Millennials are helping to drive the FinTech revolution. Last year the industry enjoyed a record setting $61.86 global investment thanks to the demand of the tech-savvy generation; which is quite possibly a response to the challenges they face following the 2008 financial crash.
The 2017 Millennial mindset report found that millennials prioritised paying off debt and increasing income whilst the WEF Global Shaper’s survey highlighted a skepticism towards financial institutions. They found that Only 28% of millennials considered banks to be “fair and honest.” Evidently, the banks have failed to regain trust. This is particularly true among younger people who came of age during the great recession, so it should come as no surprise that an entire generation searched for an alternative. After all, if your most pressing matter is earning money, why would you invest or take a loan from people you distrust?
Thankfully, the emergence of P2P lending has enabled millennials to ignore this question altogether.
P2P Lending and it’s Opportunities
P2P lending has enabled online services to connect lenders to businesses. Between 2014 and 2015 the global value of P2P lending rose from 9 billion U.S. dollars to 64 billion. By 2050 the value is expected to reach one trillion USD.
The format has broken down the barriers to entry that frustrated Millennials in three ways:
The advantages of P2P being based online are essential. Lending can now take place faster than ever before. Furthermore, another convenience is the integration of micro-investing. Many P2P services have a low minimum investment meaning millennials, who tend to be fiscally conservative, can spend small amounts to without losing sleep. They can diversify their small investments into several businesses/projects across different industries, thus making their returns more reliable.
2. Democritising Capital
The openness of P2P is just as important to the borrower. Previously, the fate of start-ups would be at the mercy of whether venture capital firms or investment banks would give them a loan. Without the founders being located in a central city or having the right contacts, the chances of this were slim. However, if they were lucky (or well-connected) enough to secure venture capital funding, it could compromise their autonomy. The new investors acquire equity and can influence decision making. A compromise to a corporate world view often follows. Ultimately, different ideas are risky.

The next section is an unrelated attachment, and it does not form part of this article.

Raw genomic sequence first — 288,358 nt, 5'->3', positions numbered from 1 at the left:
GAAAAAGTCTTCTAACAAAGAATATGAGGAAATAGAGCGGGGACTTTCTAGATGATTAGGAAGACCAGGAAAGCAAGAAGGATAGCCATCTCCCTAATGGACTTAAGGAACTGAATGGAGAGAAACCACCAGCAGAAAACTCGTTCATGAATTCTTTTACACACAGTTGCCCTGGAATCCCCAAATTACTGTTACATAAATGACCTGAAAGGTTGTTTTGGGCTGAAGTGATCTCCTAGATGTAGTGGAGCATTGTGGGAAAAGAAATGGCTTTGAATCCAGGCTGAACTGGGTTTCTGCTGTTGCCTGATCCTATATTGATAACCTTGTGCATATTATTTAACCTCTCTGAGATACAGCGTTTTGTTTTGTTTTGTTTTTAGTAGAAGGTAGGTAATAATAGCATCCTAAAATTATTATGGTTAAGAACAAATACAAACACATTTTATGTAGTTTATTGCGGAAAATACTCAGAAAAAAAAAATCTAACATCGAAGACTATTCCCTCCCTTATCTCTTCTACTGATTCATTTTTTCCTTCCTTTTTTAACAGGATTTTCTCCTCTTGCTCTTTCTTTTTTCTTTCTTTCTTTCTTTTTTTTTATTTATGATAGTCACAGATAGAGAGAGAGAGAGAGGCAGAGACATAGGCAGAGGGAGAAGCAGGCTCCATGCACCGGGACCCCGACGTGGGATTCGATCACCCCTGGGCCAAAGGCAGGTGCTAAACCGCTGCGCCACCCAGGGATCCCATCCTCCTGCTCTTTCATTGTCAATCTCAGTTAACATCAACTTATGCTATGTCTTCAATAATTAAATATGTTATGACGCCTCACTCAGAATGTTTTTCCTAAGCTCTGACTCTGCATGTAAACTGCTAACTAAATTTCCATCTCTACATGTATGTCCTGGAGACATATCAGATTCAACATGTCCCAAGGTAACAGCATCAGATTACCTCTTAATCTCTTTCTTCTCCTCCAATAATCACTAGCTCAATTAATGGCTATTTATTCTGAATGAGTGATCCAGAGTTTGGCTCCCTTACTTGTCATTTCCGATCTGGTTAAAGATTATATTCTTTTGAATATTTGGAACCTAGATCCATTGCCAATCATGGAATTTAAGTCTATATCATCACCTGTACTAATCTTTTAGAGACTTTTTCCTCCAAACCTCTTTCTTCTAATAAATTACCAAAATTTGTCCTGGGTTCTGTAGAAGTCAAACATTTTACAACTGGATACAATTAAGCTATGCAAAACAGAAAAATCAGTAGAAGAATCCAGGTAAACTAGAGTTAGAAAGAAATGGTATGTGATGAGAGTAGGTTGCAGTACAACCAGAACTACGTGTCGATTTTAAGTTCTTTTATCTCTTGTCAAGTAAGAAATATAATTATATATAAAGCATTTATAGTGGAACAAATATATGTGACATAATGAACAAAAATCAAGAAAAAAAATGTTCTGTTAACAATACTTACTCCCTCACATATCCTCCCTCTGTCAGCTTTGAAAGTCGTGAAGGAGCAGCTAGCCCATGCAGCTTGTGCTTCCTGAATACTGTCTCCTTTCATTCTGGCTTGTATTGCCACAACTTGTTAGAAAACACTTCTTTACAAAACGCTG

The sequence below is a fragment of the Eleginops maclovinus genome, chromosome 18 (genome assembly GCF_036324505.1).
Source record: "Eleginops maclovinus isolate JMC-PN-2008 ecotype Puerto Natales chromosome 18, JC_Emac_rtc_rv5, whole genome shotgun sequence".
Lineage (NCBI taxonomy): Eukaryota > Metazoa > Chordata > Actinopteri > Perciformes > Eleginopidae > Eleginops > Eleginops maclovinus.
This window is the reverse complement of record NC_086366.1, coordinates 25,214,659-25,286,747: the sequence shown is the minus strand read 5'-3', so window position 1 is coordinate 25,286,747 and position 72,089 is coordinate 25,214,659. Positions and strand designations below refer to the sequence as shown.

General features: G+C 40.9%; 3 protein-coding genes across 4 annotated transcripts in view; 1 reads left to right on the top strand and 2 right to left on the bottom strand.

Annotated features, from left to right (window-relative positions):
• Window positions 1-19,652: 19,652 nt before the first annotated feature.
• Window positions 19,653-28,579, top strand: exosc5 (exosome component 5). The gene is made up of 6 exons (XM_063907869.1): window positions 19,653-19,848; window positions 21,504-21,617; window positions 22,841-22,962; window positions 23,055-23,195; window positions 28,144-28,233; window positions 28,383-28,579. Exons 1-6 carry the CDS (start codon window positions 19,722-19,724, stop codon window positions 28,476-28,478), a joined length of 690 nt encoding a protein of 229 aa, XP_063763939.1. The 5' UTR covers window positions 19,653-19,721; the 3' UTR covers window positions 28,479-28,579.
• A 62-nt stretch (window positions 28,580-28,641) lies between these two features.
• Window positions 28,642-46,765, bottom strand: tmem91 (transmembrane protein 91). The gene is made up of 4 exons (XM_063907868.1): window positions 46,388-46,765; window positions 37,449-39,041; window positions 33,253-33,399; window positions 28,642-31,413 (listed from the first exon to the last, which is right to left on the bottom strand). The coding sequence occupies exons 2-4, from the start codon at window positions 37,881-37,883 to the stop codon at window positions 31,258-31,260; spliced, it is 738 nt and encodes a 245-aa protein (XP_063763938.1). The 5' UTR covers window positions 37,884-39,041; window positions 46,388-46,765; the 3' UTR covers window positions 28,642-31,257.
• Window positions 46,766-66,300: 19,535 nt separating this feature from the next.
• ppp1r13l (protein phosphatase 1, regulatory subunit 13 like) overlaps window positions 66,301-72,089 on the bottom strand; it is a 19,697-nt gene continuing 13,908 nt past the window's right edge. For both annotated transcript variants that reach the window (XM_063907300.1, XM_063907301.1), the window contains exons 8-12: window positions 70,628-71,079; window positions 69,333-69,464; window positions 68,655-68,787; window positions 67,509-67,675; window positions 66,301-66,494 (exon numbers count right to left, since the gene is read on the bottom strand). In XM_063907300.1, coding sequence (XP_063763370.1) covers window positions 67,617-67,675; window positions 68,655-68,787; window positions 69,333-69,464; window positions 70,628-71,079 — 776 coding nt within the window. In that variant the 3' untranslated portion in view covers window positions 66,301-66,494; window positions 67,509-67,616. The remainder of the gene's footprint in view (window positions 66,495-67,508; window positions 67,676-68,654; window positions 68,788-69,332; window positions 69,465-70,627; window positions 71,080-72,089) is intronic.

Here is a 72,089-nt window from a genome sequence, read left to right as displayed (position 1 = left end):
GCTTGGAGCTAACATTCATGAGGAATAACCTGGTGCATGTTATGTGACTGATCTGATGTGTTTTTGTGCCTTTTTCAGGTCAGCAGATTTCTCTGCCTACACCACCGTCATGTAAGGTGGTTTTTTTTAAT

However, millennials are ready to roll the dice. Unlike venture capital firms, P2P lending embraces originality. The business is exposed to a diverse audience on better terms. The format does not require the founders to give away any equity so they maintain their independence. A welcome relief. Without these restraints, start-ups are free to pursue unorthodox ideas that challenge existing systems as opposed to reinforcing them.
3. Facilitating Change
This subversive innovation, steered by millennials, has been manifested via communal enterprises. This should come as no surprise. The generation came of age in a time of economic anxiety and had no choice but to acknowledge social and political issues. This open-mindedness has influenced their judgement.
Post 2008 there has been an appetite to lend directly instead of wasting their purchasing power in a bank. Consequently, millennials can invest directly into multiple progressive projects that have positive impacts on their community. Traditional institutions may regard these efforts as unprofitable. However, millennials share a different value system.
For many, supporting a noble cause or a bold idea that has a social benefit is crucial. Not secondary. This is evidenced by the Harvard Business Review’s research which found that 67% of millennials regard their investments as a reflection of their values. Naturally, P2P lending’s aforementioned compatibility with micro-investing provides the perfect opportunity for them to create and support socially conscious enterprises. The success of Enerwhere is a case in point. The Dubai based solar company were dismayed by the banks double digit interest rates and turned to Beehive, the MENA’s first regulated P2P lending service. Within a week they raised 1 million AED across 130 investors. The average contribution? only 7,770 DHS.
The potential of this cannot be overstated. The platform can transform a socially atomised peer group into an organised movement. Their combined investment can amount to economic leverage. With it, they can reward humanitarian ventures; a pragmatic method to push for social justice.
This opportunity is too unique to ignore. The prospect of innovation that challenges the status quo is an exciting one. P2P lending is becoming the choice of the present and the selection of the future; a decision that hopefully has benefits beyond financial gain.